• 7.1 oz plain flour, sieved together with 1 tsp mixed spice & 1 tsp ground cinnamon
  • 3.5 oz whole almonds, roughly chopped
  • 450 g marzipan
  • 3 tbsp sieved apricot jam (use more if necessary
  • 500 g pack regalice
  • 15.9 oz marzipan
  • 3 tbsp sieved apricot jam (use more if necessary
  • 17.6 oz pack regalice
  • 15.9 oz marzipan
  • 3 tbsp sieved apricot jam (use more if necessary
  • 17.6 oz pack regalice
  • 1 handful fruits to caramelise, eg satsumas, redcurrants, grapes, cape gooseberries
  • 250 g granulated sugar
  • 4 tbsp water
  • 1 handful bay leaves
  • 1 handful fruits to caramelise, eg satsumas, redcurrants, grapes, cape gooseberries
  • 8.8 oz granulated sugar
  • 4 tbsp water
  • 1 handful bay leaves
  • 1 handful fruits to caramelise, eg satsumas, redcurrants, grapes, cape gooseberries
  • 8.8 oz granulated sugar
  • 4 tbsp water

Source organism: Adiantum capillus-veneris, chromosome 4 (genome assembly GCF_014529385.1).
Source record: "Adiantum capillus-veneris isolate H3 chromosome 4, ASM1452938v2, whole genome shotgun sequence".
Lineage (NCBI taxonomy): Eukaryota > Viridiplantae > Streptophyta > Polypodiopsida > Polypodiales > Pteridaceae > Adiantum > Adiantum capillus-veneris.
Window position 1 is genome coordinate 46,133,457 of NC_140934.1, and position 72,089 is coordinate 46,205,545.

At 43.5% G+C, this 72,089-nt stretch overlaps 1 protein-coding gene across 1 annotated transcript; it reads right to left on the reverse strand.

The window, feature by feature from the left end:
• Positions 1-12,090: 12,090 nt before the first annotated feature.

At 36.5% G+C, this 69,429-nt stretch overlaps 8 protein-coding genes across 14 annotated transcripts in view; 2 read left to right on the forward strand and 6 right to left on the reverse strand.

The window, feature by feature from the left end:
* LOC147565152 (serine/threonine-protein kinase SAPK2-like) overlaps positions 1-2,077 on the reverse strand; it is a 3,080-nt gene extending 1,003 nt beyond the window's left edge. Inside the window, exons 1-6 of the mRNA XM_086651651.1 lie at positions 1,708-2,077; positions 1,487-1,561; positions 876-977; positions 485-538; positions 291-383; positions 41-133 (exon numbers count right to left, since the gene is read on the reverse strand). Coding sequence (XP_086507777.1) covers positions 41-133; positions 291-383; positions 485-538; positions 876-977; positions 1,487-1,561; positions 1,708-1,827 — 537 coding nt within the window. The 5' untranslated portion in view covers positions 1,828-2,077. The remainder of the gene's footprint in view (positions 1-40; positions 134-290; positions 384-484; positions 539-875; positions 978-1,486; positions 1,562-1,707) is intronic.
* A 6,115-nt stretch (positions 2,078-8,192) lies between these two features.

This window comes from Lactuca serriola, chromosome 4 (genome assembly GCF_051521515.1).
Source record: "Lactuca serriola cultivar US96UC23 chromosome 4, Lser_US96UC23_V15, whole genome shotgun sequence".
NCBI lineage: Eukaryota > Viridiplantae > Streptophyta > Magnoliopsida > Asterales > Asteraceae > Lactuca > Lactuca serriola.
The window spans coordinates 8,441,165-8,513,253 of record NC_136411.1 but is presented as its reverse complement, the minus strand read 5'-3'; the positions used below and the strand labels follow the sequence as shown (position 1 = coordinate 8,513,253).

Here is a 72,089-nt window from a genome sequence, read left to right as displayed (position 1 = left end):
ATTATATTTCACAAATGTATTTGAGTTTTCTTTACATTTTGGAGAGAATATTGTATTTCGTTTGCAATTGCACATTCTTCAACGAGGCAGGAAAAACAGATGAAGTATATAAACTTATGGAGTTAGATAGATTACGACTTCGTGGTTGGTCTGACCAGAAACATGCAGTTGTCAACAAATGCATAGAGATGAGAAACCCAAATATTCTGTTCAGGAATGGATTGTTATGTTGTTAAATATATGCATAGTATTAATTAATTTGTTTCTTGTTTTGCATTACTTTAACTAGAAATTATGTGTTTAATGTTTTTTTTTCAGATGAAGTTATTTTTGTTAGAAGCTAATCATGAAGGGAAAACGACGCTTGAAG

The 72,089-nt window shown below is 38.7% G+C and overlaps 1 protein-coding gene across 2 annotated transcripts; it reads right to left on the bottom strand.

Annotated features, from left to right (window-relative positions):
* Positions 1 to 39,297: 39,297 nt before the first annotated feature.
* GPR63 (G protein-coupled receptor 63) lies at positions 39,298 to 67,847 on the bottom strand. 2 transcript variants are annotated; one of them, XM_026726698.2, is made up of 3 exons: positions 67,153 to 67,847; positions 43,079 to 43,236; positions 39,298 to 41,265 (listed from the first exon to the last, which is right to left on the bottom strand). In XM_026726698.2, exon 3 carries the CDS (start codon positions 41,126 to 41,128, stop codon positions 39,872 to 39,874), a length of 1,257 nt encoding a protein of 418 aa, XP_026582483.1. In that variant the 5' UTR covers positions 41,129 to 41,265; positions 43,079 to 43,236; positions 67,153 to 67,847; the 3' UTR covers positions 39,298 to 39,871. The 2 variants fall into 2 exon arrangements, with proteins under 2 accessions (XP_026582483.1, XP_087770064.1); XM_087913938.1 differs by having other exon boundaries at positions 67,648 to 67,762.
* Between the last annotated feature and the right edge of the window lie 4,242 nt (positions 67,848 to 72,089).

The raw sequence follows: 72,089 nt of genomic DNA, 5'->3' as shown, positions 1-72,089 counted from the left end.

• 1 handful bay leaves

Details

  • Cuisine: Caribbean
  • Recipe Type: Cake
  • Difficulty: Easy
  • Preparation Time: 25 mins
  • Cooking Time: 180 mins
  • Serves: 24

Step-by-step

  1. A week before baking the cake, place all the &lsquosoak&rsquo ingredients in a Tupperware container. Mix well, cover and leave for one week, shaking the container each day.
  2. Place margarine and sugar in a large bowl and beat until light and fluffy. Beat in eggs one by one with the treacle. Finally fold in flour, spices, nuts and the soaked fruits.
  3. Place in a greased and double lined 20cm (8 inch) round cake tin. Smooth top with back of a wet metal spoon.